December 17, 2016 | Registered CommenterDan Kahan

@Rob-- I could almost go for that, but why in heck would high-disgust sensitivity predict fear of global warming in conservs?

December 17, 2016 | Registered CommenterDan Kahan

@Gaythia-- you are right about the political outlooks scales. And thanks for the reference to Yong book--I'd order it right now from Amazon but it is out of stock (no doubt b/c it was strategically designed to fit in X-mas stockings)

December 17, 2016 | Registered CommenterDan Kahan

"but why in heck would high-disgust sensitivity predict fear of global warming in conservs?"

Has anyone considered asking them?

If these surveys routinely had some sort of question tagged on to the end "...and why do you thing so?" you would have material with which to start constructing hypotheses. Granted, you can't always trust self-reported introspection. But surely it's better than nothing?

The most obvious speculation is that they're opposed to all forms of "dirty pollution". But without data, it's no more than speculation.

December 17, 2016 | Unregistered CommenterNiV

Dan, Ed Yong is a prolific writer, so while you are waiting for the book, you can still read his work online.

For example: http://www.theatlantic.com/science/archive/2016/12/how-trump-could-wage-a-war-on-scientific-expertise/509378/

https://www.theguardian.com/science/2016/aug/25/gut-reaction-surprising-power-of-microbes

and

http://news.nationalgeographic.com/rss/not-exactly-rocket-science.rss

December 17, 2016 | Unregistered CommenterGaythia Weis

@NiV--

what would you ask?

How about, "You, sir, seem to loathe stepping in dog shit, I see. So tell me why you are so much more worried about climate change than other conservatives?"

December 18, 2016 | Registered CommenterDan Kahan

@Dan: Other possible political outlook scales are given below.

In this Brookings article: https://www.brookings.edu/blog/the-avenue/2016/12/15/low-carbon-vs-high-carbon-america/?utm_medium=social&utm_source=twitter&utm_campaign=metro

" All 22 of the states that emitted the most energy-related carbon per capita voted for Trump over Clinton last month, including, in order, Wyoming, North Dakota, West Virginia, Alaska, Louisiana, Montana, Kentucky, Indiana, Nebraska, Oklahoma, Iowa, Texas, and Alabama. "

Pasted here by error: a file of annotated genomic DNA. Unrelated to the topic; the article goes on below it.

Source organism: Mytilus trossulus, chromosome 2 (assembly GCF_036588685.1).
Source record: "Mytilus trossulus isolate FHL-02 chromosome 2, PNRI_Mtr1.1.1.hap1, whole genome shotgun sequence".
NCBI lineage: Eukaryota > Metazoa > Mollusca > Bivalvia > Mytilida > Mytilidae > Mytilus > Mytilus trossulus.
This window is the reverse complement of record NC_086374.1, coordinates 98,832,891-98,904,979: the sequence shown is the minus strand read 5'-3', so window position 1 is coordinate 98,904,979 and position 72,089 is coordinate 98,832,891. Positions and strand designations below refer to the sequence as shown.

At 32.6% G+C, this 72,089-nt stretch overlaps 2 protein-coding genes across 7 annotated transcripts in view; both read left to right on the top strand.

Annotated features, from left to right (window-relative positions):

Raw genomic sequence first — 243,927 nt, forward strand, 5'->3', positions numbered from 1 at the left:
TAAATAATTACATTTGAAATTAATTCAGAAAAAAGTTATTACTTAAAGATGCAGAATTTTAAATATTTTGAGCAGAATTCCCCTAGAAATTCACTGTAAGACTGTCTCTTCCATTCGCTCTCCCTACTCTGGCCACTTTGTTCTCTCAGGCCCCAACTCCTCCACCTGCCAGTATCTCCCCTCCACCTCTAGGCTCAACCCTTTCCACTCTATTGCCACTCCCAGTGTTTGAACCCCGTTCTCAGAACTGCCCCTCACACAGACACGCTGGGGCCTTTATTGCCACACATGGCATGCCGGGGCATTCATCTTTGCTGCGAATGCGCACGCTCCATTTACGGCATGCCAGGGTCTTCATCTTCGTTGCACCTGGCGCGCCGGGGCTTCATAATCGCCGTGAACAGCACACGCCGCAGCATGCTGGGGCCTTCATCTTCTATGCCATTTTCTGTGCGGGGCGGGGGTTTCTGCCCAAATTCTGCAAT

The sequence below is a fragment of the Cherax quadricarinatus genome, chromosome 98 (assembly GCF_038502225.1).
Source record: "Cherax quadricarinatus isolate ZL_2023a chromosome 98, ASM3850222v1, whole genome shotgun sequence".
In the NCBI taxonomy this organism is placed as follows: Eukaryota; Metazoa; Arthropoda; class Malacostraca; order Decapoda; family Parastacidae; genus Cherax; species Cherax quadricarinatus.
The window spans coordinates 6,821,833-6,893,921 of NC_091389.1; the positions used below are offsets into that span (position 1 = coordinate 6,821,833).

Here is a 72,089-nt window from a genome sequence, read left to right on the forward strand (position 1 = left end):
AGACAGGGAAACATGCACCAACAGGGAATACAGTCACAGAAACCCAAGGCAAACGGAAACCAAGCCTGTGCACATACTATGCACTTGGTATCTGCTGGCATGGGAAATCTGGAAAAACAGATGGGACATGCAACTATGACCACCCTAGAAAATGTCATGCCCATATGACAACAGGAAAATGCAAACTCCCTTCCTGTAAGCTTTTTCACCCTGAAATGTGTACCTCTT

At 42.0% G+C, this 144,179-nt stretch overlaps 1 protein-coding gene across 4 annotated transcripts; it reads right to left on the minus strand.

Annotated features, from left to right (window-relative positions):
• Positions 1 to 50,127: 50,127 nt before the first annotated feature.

And from Brookings again, via the Washington Post:

https://www.washingtonpost.com/news/wonk/wp/2016/11/22/donald-trump-lost-most-of-the-american-economy-in-this-election/?utm_term=.948d0a0e1d7c

" With the exceptions of the Phoenix and Fort Worth areas, and a big chunk of Long Island, Clinton won every large-sized economic county in the country."

"The Brookings analysis found that counties with higher GDP per capita were more likely to vote for Clinton over Trump, as were counties with higher population density. Counties with a higher share of manufacturing employment were more likely to vote for Trump.

“This is a picture of a very polarized and increasingly concentrated economy,” said Mark Muro, the policy director at the Brookings metro program, “with the Democratic base aligning more to that more concentrated modern economy, but a lot of votes and anger to be had in the rest of the country.”"

Or, in other words, it was a Luddite reaction election.

December 18, 2016 | Unregistered CommenterGaythia Weis

"but why in heck would high-disgust sensitivity predict fear of global warming in conservs?"

This is the key. I don't think pathogen disgust is really a disgust measure, so much as a measure of fearing something you can't see. If you want a good disgust measure, make people watch videos of slugs mating and ask them if it's cool or yucky. Make them watch a video of a dirt-brown liquid leaking out of a pipe and ask them how likely it is to be shit instead of silt.

What I see in the pathogen disgust result is a fear sensitivity item predicting fear of global warming in conservs. But we already know that fear predicts itself. I think it's a SCRD effect.

December 19, 2016 | Unregistered Commenterdypoon

@dypoon-- I think that is a very plausible assessment; PDS doesn't really work as advertised, as far as I can tell

December 19, 2016 | Registered CommenterDan Kahan

"How about, "You, sir, seem to loathe stepping in dog shit, I see. So tell me why you are so much more worried about climate change than other conservatives?""

Yes. That would be a good start, except of course that you would ask both high-disgust and low-disgust conservatives, and look for differences in the arguments and sentiments they use.

You asked how much risk they thought global warming posed to human health and prosperity. What do they think those risks are? What are their reasons for thinking the risks are as high or low as they are? Where do they get their information from?

Do they get their views from newspapers? Maybe the high-disgust conservatives read different papers.
Do they get their views from TV? Maybe high-disgust conservatives watch different channels, or are sat inside watching TV instead of enjoying outdoor pursuits (where they might step in some dogshit?)
Do they trust government experts, or internet experts, or "scientists", or environmentalists? Do they have greater trust for environmental scientists because they agree with them on other forms of pollution?